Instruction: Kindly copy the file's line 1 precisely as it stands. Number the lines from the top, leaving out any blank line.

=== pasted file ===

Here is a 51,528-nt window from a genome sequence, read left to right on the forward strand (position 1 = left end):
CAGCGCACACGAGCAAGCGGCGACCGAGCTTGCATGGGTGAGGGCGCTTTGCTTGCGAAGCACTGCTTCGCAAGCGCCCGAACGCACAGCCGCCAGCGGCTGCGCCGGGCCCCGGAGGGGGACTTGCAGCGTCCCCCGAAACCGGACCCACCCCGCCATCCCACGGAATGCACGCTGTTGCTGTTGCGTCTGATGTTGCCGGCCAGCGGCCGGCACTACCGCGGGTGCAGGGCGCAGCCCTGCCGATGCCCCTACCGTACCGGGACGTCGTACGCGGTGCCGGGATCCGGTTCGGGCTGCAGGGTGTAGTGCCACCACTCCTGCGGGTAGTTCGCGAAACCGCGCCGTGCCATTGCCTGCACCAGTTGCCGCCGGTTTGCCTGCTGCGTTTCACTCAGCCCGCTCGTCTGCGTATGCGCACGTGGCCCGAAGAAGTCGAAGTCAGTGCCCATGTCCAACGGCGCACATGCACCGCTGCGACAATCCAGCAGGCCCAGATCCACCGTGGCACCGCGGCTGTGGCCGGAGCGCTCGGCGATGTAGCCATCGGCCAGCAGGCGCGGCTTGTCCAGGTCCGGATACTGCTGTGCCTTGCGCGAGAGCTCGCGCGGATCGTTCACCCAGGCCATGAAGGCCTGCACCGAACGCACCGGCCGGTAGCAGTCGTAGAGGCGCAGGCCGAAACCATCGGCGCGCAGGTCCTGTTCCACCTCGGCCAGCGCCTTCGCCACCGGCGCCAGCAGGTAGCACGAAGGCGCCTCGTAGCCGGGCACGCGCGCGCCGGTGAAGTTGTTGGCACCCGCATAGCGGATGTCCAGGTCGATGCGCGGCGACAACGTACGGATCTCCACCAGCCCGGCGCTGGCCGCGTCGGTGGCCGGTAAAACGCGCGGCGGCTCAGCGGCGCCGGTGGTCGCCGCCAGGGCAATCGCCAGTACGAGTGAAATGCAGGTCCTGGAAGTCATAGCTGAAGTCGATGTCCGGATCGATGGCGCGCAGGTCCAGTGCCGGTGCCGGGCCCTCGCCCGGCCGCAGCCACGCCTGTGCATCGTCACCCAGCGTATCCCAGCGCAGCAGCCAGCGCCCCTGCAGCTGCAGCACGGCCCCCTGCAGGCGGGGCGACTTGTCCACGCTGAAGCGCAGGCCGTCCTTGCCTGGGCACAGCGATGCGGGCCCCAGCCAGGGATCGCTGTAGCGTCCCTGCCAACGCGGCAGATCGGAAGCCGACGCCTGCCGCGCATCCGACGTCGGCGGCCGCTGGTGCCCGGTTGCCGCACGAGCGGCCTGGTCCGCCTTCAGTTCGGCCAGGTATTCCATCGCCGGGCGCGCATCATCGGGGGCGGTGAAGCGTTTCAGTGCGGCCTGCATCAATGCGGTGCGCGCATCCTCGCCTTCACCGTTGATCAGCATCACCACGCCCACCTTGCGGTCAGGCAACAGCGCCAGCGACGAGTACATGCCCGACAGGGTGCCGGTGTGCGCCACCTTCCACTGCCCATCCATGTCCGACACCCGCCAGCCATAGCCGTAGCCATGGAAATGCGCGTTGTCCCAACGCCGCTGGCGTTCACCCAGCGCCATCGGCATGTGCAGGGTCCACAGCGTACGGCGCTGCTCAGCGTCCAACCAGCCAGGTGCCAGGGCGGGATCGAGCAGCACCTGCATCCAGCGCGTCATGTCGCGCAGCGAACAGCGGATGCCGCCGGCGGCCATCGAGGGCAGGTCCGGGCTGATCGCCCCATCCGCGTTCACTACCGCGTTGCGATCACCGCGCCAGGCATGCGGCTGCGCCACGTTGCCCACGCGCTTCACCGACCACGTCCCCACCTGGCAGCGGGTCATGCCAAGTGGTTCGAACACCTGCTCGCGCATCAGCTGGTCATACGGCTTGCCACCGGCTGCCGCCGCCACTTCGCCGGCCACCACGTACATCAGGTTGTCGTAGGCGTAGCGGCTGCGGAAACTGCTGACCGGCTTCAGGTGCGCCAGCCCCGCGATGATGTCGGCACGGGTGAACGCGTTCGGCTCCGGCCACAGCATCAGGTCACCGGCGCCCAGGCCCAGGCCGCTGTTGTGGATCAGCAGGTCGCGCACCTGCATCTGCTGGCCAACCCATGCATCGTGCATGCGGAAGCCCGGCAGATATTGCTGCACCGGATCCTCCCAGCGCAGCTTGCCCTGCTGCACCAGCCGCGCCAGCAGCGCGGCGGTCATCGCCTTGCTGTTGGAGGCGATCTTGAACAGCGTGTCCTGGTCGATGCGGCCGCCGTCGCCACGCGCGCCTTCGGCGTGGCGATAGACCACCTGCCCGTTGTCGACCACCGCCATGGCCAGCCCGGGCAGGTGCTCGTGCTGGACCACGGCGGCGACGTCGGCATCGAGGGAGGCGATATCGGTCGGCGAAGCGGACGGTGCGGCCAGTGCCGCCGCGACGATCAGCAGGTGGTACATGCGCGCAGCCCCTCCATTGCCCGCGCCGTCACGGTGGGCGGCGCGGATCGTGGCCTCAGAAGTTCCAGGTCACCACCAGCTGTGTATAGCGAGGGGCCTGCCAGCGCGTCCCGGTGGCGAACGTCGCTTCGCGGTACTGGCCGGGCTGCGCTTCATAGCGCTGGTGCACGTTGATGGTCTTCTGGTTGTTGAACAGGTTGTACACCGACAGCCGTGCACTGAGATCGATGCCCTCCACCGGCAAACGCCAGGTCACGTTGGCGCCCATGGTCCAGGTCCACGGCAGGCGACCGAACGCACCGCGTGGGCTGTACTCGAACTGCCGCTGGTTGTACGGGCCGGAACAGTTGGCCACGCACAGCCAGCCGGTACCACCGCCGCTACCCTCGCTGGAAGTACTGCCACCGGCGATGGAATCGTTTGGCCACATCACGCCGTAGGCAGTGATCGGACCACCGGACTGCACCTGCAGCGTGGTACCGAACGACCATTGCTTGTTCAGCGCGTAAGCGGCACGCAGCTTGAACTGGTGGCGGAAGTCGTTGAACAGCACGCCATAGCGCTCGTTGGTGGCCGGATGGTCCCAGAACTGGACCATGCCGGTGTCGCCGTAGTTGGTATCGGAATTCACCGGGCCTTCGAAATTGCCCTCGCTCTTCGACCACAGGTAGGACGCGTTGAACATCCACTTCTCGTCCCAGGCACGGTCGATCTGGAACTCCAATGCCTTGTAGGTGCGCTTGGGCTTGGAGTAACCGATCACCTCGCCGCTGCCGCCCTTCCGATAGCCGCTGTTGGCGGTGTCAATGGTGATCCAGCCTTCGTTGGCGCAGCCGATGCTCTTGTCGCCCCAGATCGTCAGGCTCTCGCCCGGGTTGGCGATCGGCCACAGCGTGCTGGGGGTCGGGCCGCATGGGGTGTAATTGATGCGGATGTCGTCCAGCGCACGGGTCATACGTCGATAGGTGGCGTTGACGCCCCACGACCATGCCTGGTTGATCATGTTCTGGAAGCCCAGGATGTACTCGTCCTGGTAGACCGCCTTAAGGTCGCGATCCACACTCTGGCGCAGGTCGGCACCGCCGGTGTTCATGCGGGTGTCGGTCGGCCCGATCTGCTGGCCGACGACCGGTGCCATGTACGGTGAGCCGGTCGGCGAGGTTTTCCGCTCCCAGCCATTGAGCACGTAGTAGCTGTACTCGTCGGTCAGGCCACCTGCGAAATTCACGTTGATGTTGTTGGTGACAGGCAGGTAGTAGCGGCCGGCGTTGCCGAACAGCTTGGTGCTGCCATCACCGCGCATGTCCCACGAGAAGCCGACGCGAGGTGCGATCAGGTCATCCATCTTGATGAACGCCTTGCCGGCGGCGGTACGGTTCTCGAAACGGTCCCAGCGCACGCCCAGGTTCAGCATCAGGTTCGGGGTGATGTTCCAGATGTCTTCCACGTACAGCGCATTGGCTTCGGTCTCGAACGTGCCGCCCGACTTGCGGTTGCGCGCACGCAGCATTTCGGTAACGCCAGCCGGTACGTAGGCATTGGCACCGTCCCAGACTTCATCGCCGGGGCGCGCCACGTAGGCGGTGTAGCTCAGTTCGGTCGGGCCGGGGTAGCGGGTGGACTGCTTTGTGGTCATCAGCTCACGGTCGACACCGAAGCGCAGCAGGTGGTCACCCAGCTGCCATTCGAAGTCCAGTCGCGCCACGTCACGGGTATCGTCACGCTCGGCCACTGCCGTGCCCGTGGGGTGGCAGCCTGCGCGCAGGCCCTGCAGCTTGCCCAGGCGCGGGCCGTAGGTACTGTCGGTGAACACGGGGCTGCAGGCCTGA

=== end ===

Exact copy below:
Here is a 51,528-nt window from a genome sequence, read left to right on the forward strand (position 1 = left end):